3. Marcia Barham

    I am not an administrator, but I’ve taught for 32 years so I’m “seasoned.” I am amazed that you are using the iPad to do walk throughs, tracking them, and wanted to know how best to give feedback to teachers. Principals can not truly know what is going on in the classroom unless they are physically present and that is difficult given your job. Teachers need to hear what they are doing well when giving feedback IN the classroom. I believe it is best to give any suggestions or something to think about via email. If you are communicating this process with your teachers, that you are a work in progress using the iPad and connecting it to email, then you’re on the right track. @Douglas, it makes teachers very nervous when one of your goals is for them to “feel like I could be walking around the next corner at any minute.” That sounds you are trying to “catch” someone doing something they shouldn’t be doing – Maybe you can rethink your goal. Relationships are most important. In my past, I would walk on water for the principal/supervisor who had my interest at heart – and that is children and their learning. It sounds like you are moving in a positive direction – whether it’s a minute or an entire lesson.
    Marcia Barham – Hong Kong International School/now Partner at

  4. 2educators1house

    Like you, I believe it’s important to make time for walk throughs – I do better with this when I actually block out time on my calendar to do this. I have been doing walkthroughs for the past 8 years. I have found the feedback to be most effective when I meet face-to-face with teachers afterwards. Unfortunately, in recent years that hasn’t always been possible due to my schedule. Last year and the first few weeks of this year, I have emailed my feedback. I don’t know how much reflection really goes on this way, though. My district has had us fill out the same form that our state uses for our walk throughs in the past. Just a few weeks, ago I changed my feedback form to focus on our schoolwide goal. From informal talks with teachers, my new feedback form targeting our school goal will be more beneficial for teachers. I am using Google forms which I can easily access from my iPhone when in classrooms. I am excited about its possibilities and the effect it will have on teacher reflection and changes in instruction. – Eric @earbetter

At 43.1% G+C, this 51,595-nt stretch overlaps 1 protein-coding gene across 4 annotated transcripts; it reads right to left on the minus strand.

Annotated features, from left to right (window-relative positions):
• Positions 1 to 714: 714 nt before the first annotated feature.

5. Deborah Lemmer

    I’ve been using my Ipad and while I visit I take a photo (usually of the teacher interacting) and send it to her on the spot with some things I noticed (could be expectations, things I know she/he is working on/things that kids said, etc.) I also include some things for reflecting. I always tell them they don’t need to email me back, but they always do. The email exchange is usually very rich.
    It’s reminded me of when I was a classroom teacher and would put sticky notes with feedback on a piece of writing in a writer’s notebook. I was shocked to find that most kids kept every single sticky note in the back of the book.
    The emails have been evidence to me how meaningful the feedback is to teachers. I find the district walkthrough forms are useless to teachers.
    I love the idea, and plan to use it, that I saw you shared on Twitter – talking with teachers and deciding on ‘look for’s’ for their classroom walkthroughs.
    Thanks for the comprehensive blog post and for all that you share!
    Excited to have joined this network!

  6. Amy Ellerman

    Great post, thank you! I’m a new instructional coach this year, and I love your idea of using a Google form to keep track of classroom visits.

  7. Erin Kohl

    Thank you for sharing this, Jessica! I am hoping to use a similar format with Google Forms, but I plan to have a few more “look fors” that align with what we’ve been working on with school improvement, such as co-teaching models, learning goal stated/posted, etc.